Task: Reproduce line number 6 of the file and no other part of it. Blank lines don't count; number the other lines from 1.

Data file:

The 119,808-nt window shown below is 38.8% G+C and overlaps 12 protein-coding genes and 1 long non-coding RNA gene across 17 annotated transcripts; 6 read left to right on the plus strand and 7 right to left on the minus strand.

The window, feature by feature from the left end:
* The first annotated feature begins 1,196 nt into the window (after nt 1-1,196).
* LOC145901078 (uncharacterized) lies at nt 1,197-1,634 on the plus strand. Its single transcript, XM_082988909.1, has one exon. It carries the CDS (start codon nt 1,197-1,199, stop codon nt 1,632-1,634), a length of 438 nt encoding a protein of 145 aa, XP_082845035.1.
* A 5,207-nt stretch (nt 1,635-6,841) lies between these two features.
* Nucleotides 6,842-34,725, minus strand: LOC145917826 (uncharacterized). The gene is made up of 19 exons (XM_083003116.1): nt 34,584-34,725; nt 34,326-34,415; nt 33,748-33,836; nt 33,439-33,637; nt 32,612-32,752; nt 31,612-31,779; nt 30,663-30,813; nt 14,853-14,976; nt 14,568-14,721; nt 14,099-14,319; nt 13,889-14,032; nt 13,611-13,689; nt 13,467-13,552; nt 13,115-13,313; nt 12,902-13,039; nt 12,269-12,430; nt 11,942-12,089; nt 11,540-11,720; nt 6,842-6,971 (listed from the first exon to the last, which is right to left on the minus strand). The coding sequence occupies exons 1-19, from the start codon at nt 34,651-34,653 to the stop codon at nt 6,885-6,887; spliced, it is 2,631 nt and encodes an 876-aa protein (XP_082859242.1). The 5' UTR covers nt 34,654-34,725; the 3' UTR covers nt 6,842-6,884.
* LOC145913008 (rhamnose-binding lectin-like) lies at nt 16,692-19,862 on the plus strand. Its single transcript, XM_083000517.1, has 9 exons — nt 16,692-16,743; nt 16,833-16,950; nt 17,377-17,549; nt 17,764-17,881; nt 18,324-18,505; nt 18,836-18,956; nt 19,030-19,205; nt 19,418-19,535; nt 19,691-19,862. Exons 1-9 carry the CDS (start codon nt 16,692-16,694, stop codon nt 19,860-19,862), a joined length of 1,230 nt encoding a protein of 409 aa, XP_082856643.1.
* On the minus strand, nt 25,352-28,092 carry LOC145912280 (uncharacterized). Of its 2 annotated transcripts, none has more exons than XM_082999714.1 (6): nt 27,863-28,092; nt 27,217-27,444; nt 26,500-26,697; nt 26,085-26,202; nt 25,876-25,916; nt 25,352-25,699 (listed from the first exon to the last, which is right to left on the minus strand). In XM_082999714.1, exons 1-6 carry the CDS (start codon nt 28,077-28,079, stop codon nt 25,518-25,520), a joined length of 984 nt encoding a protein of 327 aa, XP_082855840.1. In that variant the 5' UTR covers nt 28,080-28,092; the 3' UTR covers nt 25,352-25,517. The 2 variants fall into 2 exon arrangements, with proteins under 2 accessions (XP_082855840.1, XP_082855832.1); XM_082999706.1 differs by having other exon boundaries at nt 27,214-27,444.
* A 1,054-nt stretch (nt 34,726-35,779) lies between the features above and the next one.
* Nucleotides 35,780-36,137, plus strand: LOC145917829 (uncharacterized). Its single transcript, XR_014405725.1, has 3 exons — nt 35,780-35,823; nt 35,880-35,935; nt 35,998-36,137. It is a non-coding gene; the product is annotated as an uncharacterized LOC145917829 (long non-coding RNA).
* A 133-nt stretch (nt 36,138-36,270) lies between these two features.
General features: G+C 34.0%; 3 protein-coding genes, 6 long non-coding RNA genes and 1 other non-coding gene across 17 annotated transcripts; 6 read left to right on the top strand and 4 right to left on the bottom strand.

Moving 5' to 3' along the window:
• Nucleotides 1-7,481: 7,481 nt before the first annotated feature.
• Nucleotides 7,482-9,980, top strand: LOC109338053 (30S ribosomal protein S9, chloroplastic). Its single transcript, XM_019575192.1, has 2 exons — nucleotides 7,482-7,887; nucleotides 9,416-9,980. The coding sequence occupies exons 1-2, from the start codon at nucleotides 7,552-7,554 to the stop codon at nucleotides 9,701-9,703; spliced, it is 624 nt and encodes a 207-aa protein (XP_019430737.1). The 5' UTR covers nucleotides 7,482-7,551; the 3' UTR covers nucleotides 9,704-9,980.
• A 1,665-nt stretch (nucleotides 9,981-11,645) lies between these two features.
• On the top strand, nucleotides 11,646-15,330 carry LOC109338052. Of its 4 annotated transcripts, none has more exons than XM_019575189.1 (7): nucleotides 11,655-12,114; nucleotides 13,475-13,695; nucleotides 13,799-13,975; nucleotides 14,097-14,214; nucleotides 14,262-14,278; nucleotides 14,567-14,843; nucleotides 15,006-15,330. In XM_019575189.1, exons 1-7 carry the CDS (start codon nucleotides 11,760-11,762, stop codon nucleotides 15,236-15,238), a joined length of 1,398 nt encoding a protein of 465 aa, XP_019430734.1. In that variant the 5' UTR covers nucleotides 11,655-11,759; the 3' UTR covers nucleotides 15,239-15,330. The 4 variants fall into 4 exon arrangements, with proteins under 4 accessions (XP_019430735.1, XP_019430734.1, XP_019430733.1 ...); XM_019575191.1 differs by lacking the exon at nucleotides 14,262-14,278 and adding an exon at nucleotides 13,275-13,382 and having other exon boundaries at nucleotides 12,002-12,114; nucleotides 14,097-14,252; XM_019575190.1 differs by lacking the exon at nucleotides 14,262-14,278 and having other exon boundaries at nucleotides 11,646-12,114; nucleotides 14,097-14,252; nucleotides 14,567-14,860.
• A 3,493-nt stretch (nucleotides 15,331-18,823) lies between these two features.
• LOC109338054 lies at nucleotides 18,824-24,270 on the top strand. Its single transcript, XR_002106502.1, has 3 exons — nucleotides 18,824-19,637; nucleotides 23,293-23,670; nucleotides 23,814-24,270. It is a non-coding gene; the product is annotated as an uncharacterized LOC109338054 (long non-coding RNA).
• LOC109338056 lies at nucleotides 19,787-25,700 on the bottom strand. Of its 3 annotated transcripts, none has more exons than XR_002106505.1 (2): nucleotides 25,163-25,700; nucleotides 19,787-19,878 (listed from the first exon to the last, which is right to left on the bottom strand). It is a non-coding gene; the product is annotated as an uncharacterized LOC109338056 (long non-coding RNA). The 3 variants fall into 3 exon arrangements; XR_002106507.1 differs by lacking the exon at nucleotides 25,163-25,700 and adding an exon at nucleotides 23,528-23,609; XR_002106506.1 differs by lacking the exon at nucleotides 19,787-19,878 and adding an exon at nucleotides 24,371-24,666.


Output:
* Nucleotides 6,842-34,725, minus strand: LOC145917826 (uncharacterized). The gene is made up of 19 exons (XM_083003116.1): nt 34,584-34,725; nt 34,326-34,415; nt 33,748-33,836; nt 33,439-33,637; nt 32,612-32,752; nt 31,612-31,779; nt 30,663-30,813; nt 14,853-14,976; nt 14,568-14,721; nt 14,099-14,319; nt 13,889-14,032; nt 13,611-13,689; nt 13,467-13,552; nt 13,115-13,313; nt 12,902-13,039; nt 12,269-12,430; nt 11,942-12,089; nt 11,540-11,720; nt 6,842-6,971 (listed from the first exon to the last, which is right to left on the minus strand). The coding sequence occupies exons 1-19, from the start codon at nt 34,651-34,653 to the stop codon at nt 6,885-6,887; spliced, it is 2,631 nt and encodes an 876-aa protein (XP_082859242.1). The 5' UTR covers nt 34,654-34,725; the 3' UTR covers nt 6,842-6,884.